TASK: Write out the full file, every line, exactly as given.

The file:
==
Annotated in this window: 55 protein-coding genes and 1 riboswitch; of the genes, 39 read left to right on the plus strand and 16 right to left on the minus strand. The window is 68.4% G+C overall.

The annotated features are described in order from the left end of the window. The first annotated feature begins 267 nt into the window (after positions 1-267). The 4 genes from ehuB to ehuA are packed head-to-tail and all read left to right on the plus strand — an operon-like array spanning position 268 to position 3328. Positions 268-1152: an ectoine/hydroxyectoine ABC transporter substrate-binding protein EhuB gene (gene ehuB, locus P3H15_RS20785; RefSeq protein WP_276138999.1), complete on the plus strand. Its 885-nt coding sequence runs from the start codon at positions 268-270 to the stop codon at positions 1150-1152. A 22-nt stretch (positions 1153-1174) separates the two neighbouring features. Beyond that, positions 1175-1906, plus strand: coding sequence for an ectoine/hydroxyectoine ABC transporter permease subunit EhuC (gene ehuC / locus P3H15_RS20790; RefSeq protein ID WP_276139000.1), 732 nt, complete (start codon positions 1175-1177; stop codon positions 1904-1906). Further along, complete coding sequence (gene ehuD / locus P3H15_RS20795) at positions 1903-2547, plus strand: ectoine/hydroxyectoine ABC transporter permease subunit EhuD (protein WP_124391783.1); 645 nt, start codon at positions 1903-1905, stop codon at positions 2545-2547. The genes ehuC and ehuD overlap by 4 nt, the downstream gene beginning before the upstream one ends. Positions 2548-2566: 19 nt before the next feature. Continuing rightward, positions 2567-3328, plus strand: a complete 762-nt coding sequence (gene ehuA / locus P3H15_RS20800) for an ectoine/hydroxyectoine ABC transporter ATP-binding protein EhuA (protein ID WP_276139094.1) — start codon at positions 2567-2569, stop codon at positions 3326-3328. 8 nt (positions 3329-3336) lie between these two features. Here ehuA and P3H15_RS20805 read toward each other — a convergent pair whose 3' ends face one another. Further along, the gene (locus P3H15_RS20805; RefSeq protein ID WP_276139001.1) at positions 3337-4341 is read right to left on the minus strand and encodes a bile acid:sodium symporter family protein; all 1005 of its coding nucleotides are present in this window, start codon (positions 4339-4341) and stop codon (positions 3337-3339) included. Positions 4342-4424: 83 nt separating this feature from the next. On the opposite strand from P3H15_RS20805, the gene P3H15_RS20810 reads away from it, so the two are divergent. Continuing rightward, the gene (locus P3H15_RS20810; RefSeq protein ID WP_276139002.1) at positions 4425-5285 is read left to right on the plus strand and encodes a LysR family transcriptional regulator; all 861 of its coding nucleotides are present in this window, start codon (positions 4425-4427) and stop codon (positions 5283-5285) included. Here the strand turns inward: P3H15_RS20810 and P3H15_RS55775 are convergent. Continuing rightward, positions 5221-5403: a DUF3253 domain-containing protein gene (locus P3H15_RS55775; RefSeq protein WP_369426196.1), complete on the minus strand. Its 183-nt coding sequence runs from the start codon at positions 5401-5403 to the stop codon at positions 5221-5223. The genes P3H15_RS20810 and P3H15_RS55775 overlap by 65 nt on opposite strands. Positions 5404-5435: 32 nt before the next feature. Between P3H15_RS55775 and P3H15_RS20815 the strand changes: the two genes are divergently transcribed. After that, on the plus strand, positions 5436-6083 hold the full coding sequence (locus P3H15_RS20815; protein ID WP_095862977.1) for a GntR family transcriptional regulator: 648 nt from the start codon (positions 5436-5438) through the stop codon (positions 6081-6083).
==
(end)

Annotated in this window: 55 protein-coding genes and 1 riboswitch; of the genes, 39 read left to right on the plus strand and 16 right to left on the minus strand. The window is 68.4% G+C overall.

The annotated features are described in order from the left end of the window. The first annotated feature begins 267 nt into the window (after positions 1-267). The 4 genes from ehuB to ehuA are packed head-to-tail and all read left to right on the plus strand — an operon-like array spanning position 268 to position 3328. Positions 268-1152: an ectoine/hydroxyectoine ABC transporter substrate-binding protein EhuB gene (gene ehuB, locus P3H15_RS20785; RefSeq protein WP_276138999.1), complete on the plus strand. Its 885-nt coding sequence runs from the start codon at positions 268-270 to the stop codon at positions 1150-1152. A 22-nt stretch (positions 1153-1174) separates the two neighbouring features. Beyond that, positions 1175-1906, plus strand: coding sequence for an ectoine/hydroxyectoine ABC transporter permease subunit EhuC (gene ehuC / locus P3H15_RS20790; RefSeq protein ID WP_276139000.1), 732 nt, complete (start codon positions 1175-1177; stop codon positions 1904-1906). Further along, complete coding sequence (gene ehuD / locus P3H15_RS20795) at positions 1903-2547, plus strand: ectoine/hydroxyectoine ABC transporter permease subunit EhuD (protein WP_124391783.1); 645 nt, start codon at positions 1903-1905, stop codon at positions 2545-2547. The genes ehuC and ehuD overlap by 4 nt, the downstream gene beginning before the upstream one ends. Positions 2548-2566: 19 nt before the next feature. Continuing rightward, positions 2567-3328, plus strand: a complete 762-nt coding sequence (gene ehuA / locus P3H15_RS20800) for an ectoine/hydroxyectoine ABC transporter ATP-binding protein EhuA (protein ID WP_276139094.1) — start codon at positions 2567-2569, stop codon at positions 3326-3328. 8 nt (positions 3329-3336) lie between these two features. Here ehuA and P3H15_RS20805 read toward each other — a convergent pair whose 3' ends face one another. Further along, the gene (locus P3H15_RS20805; RefSeq protein ID WP_276139001.1) at positions 3337-4341 is read right to left on the minus strand and encodes a bile acid:sodium symporter family protein; all 1005 of its coding nucleotides are present in this window, start codon (positions 4339-4341) and stop codon (positions 3337-3339) included. Positions 4342-4424: 83 nt separating this feature from the next. On the opposite strand from P3H15_RS20805, the gene P3H15_RS20810 reads away from it, so the two are divergent. Continuing rightward, the gene (locus P3H15_RS20810; RefSeq protein ID WP_276139002.1) at positions 4425-5285 is read left to right on the plus strand and encodes a LysR family transcriptional regulator; all 861 of its coding nucleotides are present in this window, start codon (positions 4425-4427) and stop codon (positions 5283-5285) included. Here the strand turns inward: P3H15_RS20810 and P3H15_RS55775 are convergent. Continuing rightward, positions 5221-5403: a DUF3253 domain-containing protein gene (locus P3H15_RS55775; RefSeq protein WP_369426196.1), complete on the minus strand. Its 183-nt coding sequence runs from the start codon at positions 5401-5403 to the stop codon at positions 5221-5223. The genes P3H15_RS20810 and P3H15_RS55775 overlap by 65 nt on opposite strands. Positions 5404-5435: 32 nt before the next feature. Between P3H15_RS55775 and P3H15_RS20815 the strand changes: the two genes are divergently transcribed. After that, on the plus strand, positions 5436-6083 hold the full coding sequence (locus P3H15_RS20815; protein ID WP_095862977.1) for a GntR family transcriptional regulator: 648 nt from the start codon (positions 5436-5438) through the stop codon (positions 6081-6083).